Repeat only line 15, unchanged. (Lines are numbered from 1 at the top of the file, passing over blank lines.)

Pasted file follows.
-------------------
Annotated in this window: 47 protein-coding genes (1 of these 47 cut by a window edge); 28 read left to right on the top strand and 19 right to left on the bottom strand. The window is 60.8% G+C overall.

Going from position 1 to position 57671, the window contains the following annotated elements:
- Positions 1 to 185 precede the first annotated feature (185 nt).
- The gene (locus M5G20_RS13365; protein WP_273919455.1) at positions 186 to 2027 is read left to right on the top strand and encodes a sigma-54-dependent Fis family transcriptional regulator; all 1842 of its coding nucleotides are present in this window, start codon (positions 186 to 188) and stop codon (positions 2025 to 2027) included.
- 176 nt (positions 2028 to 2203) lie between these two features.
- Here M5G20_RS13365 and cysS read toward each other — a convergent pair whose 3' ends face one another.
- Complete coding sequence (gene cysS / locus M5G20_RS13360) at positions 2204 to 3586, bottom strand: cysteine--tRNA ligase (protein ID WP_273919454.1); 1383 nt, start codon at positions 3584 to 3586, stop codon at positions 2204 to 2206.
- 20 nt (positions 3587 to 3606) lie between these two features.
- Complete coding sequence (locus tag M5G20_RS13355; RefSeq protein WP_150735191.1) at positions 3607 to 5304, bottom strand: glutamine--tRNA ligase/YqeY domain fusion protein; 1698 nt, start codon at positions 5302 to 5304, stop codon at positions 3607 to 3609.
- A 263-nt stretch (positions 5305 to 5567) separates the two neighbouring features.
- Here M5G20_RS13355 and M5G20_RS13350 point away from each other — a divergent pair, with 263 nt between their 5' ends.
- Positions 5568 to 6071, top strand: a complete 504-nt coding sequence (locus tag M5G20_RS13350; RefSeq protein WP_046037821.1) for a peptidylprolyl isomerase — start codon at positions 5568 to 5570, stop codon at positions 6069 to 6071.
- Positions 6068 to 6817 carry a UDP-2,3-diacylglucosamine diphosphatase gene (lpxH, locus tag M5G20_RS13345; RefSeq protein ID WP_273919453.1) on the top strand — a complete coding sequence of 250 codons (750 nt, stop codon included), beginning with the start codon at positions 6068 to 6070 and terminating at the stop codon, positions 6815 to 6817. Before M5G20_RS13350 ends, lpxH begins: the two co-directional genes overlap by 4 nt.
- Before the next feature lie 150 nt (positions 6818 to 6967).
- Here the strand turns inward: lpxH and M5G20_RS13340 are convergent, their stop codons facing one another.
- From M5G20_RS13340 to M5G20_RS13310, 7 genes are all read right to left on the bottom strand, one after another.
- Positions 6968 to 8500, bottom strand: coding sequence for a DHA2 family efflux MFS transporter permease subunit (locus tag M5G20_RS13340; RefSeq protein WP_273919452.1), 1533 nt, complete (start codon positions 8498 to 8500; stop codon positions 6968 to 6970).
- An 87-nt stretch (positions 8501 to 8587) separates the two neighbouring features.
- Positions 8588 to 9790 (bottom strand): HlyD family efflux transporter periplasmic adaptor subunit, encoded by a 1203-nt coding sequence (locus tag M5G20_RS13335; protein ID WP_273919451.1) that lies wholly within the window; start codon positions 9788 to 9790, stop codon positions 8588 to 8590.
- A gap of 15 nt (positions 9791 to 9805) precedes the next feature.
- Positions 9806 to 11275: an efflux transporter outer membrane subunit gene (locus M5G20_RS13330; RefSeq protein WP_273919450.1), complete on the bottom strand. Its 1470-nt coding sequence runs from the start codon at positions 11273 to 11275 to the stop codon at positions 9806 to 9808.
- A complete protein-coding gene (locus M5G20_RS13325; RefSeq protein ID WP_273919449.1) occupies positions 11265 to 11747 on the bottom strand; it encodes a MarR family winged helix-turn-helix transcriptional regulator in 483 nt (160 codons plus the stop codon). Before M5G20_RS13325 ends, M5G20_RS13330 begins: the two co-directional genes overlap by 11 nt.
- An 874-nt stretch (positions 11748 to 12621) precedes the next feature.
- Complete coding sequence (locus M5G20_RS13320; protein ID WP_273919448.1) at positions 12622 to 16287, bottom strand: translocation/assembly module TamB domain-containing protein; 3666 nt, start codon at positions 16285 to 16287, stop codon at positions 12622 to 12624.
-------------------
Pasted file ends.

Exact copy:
- Here the strand turns inward: lpxH and M5G20_RS13340 are convergent, their stop codons facing one another.